Thefirst dozen batches of nanohelices produced a yield of only about 10percent, but Wang believes that can be improved over time. Thus far,Wang's research team has produced nearly 20 different zinc oxidenanostructures, including nanobelts, aligned nanowires, nanotubes,nanopropellor arrays, nanobows, nanosprings, nanorings, nanobowls andothers. And there may yet be other structures discovered.

"Younever know what other structures might be out there that could be addedto this toolbox," he said. "From the richness of this configuration andthe complete properties, this is a unique material that could becomethe new material for nanotechnology following carbon nanotubes."

Awideband semiconductor, zinc oxide also has interesting piezoelectricand optical properties, can produce ultraviolet laser emissions andshows electroluminescence at room temperature. Those properties make itpotentially useful in many applications.

"You can use it forspintronics, biomedical applications and many things you can make withsilicon technology," Wang said. "Zinc oxide is much cheaper and easierto work with than gallium nitride."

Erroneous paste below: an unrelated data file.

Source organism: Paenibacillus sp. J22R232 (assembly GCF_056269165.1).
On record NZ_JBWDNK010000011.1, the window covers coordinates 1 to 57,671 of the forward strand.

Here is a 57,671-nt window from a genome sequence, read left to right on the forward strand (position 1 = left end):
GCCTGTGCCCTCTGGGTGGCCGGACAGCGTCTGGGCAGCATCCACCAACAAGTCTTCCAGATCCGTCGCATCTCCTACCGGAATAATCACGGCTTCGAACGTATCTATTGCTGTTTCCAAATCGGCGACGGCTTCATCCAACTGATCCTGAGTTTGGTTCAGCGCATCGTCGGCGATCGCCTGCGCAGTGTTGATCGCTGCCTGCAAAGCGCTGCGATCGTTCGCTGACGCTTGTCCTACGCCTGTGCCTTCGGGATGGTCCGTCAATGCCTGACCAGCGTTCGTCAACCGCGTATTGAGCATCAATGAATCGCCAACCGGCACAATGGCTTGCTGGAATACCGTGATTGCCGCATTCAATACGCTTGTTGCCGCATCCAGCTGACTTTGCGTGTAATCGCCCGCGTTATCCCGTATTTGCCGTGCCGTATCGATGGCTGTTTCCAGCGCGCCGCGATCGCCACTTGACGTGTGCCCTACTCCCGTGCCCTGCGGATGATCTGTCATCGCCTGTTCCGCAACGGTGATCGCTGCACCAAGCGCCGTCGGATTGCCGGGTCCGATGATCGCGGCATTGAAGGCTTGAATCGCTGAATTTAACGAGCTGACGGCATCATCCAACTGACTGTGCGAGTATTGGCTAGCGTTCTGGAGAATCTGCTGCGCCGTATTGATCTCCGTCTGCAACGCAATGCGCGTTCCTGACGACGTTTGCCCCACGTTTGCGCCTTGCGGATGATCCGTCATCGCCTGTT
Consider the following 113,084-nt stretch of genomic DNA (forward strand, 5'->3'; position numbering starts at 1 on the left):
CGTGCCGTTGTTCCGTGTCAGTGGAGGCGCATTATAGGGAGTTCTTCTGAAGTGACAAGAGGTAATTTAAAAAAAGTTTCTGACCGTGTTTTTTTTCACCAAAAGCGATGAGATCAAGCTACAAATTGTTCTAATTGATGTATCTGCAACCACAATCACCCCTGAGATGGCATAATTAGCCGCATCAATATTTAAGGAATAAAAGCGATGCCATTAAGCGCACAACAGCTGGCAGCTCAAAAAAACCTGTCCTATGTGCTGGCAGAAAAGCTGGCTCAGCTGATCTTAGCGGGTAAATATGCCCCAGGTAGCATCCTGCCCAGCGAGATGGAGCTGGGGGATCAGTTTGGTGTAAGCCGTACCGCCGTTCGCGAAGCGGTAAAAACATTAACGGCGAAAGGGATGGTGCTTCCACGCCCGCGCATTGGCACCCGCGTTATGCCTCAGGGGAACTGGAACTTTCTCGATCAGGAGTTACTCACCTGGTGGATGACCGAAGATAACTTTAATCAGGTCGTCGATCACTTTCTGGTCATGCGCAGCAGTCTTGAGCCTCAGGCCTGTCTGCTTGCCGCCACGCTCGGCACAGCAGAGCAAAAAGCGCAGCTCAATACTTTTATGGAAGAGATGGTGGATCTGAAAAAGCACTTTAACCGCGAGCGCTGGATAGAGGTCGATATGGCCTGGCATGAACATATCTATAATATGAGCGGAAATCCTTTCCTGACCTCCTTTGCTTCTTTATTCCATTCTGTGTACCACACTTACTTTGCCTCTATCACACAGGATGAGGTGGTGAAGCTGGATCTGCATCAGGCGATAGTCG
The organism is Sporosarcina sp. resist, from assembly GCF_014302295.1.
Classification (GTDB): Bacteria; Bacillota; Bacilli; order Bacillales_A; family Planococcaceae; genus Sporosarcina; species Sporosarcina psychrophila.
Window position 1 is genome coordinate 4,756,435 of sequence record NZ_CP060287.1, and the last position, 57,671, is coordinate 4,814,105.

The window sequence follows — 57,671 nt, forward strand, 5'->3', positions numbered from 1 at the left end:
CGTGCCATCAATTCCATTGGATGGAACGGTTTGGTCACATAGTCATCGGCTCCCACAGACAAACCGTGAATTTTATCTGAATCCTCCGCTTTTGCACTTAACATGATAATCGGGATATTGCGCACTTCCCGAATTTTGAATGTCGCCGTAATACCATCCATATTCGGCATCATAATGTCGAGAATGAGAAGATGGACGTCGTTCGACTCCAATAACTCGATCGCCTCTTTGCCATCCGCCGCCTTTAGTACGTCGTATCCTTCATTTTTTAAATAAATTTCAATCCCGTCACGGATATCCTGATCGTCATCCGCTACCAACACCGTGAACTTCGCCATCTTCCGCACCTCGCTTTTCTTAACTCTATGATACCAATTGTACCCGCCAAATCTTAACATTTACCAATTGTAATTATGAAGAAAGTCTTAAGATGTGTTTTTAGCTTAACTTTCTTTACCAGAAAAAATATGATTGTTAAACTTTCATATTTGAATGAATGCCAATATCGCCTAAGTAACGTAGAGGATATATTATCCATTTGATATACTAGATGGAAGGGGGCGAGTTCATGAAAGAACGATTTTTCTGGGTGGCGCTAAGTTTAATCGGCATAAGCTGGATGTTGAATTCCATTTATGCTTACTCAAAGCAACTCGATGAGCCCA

Other collaborators on thiswork included Pu Xian Gao, Yong Ding, Wenjie Mai, William Hughes, andChangshi Lao, all in Georgia Tech's School of Materials Science andEngineering.



Story Source:

The above story is based on materials provided by Georgia Institute of Technology. Note: Materials may be edited for content and length.


Cite This Page:

Georgia Institute of Technology. "Nanohelix Structure Provides New Building Block For Nanoscale Piezoelectric Devices." ScienceDaily. ScienceDaily, 13 September 2005. <www.sciencedaily.com/releases/2005/09/050911104847.htm>.
Georgia Institute of Technology. (2005, September 13). Nanohelix Structure Provides New Building Block For Nanoscale Piezoelectric Devices. ScienceDaily. Retrieved October 30, 2014 from www.sciencedaily.com/releases/2005/09/050911104847.htm
Georgia Institute of Technology. "Nanohelix Structure Provides New Building Block For Nanoscale Piezoelectric Devices." ScienceDaily. www.sciencedaily.com/releases/2005/09/050911104847.htm (accessed October 30, 2014).